The balance between security and liberty has become an issue at the center of our political discourse since the events of 9/11. The Patriot Act came under scrutiny when first introduced, extending the government’s ability to tap into private information in the interest of national security. The latest battle to come up in this issue is happening in the wake of the San Bernadino attacks: the FBI wants access to attacker Syed Rizwan Farook’s encrypted iPhone data, which Apple is unwilling to provide. Apple CEO Tim Cook penned a highly publicized response, stating that protecting privacy for all users is the value at stake. For their part, Google, Microsoft and other technology companies have offered their support to Apple’s stance.
In order to make some headway on this issue, the House Judiciary Committee brought Apple to a hearing named “The Encryption Tightrope”. The FBI’s stance does carry some merit, as Director James Comey said, "I believe that the logic of encryption will bring us, in the not too distant future, to a place where all of our papers and effects are entirely private. If there are warrant-proof spaces in American life, what does that mean? What are the costs of that?"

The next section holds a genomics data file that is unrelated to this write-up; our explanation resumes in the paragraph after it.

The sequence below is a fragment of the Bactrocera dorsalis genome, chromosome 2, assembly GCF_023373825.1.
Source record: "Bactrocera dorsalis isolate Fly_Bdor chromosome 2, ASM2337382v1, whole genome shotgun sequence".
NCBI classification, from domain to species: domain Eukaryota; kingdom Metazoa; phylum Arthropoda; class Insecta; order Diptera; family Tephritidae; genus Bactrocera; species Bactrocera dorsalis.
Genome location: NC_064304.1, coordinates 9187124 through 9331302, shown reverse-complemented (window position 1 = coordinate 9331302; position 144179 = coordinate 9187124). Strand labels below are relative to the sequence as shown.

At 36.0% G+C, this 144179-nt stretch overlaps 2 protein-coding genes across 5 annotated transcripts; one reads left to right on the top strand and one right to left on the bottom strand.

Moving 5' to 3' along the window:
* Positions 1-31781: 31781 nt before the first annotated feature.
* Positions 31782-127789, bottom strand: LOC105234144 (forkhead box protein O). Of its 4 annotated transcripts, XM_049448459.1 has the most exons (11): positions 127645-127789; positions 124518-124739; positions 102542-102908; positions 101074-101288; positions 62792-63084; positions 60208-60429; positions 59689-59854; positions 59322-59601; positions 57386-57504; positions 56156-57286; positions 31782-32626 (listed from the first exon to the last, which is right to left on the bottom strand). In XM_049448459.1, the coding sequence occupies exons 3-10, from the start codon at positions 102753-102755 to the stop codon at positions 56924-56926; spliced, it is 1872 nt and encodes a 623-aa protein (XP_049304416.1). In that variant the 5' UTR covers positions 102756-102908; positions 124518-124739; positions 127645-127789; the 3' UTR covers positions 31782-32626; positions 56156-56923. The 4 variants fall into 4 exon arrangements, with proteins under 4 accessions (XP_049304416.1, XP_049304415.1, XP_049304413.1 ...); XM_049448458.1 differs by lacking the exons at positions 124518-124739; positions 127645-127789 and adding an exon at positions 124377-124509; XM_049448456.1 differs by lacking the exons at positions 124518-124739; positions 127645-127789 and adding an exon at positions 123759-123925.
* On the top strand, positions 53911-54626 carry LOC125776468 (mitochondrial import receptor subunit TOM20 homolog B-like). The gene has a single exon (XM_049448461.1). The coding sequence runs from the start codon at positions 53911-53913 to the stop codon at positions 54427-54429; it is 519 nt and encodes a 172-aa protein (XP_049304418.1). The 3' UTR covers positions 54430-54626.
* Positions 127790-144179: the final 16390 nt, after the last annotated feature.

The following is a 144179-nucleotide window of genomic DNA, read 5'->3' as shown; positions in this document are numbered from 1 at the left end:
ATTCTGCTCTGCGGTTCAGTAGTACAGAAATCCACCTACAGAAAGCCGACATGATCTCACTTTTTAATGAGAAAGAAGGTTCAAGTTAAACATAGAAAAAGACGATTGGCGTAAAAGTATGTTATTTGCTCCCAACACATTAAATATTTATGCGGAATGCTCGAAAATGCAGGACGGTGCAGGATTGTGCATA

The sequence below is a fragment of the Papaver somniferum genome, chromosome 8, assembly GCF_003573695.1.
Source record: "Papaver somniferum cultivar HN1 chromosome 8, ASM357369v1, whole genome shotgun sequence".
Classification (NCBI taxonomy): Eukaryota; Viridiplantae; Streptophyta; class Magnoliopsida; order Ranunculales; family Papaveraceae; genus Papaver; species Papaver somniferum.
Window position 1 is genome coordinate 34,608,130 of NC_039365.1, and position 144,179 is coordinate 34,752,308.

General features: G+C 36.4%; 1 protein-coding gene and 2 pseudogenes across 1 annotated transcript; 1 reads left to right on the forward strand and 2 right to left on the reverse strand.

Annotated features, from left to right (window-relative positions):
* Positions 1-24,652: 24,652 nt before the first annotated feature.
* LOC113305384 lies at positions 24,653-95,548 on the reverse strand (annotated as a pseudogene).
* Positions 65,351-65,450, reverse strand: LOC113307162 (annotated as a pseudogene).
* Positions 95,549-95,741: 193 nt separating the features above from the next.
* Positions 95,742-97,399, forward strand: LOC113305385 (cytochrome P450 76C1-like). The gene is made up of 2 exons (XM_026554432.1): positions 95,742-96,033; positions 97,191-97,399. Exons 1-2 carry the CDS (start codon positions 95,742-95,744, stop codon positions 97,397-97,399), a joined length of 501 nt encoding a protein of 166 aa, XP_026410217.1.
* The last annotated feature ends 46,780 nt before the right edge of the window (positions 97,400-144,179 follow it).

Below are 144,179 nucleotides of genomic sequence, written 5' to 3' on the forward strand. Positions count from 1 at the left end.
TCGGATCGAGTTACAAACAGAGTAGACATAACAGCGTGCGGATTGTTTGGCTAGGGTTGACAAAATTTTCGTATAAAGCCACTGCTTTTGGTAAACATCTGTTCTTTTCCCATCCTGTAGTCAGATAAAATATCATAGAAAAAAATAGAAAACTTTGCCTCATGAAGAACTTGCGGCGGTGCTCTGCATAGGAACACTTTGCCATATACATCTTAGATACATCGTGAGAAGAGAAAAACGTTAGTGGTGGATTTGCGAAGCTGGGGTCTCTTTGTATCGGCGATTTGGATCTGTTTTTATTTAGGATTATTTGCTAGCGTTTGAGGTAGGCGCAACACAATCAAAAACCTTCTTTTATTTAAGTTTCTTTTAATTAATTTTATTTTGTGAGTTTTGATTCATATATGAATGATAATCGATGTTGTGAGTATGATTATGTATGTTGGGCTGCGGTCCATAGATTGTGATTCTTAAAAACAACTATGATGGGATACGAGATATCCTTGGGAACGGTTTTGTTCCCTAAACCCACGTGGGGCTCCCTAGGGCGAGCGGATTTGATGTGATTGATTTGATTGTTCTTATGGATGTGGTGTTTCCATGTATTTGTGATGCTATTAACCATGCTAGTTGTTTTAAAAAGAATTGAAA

In the meantime, congress is exploring the best way to address the issue: a bill was introduced to form a National Commission on Security and Technology Challenges that would address cases like this one in the future. Where San Bernadino is concerned, it does not appear that the government can crack Apple just yet.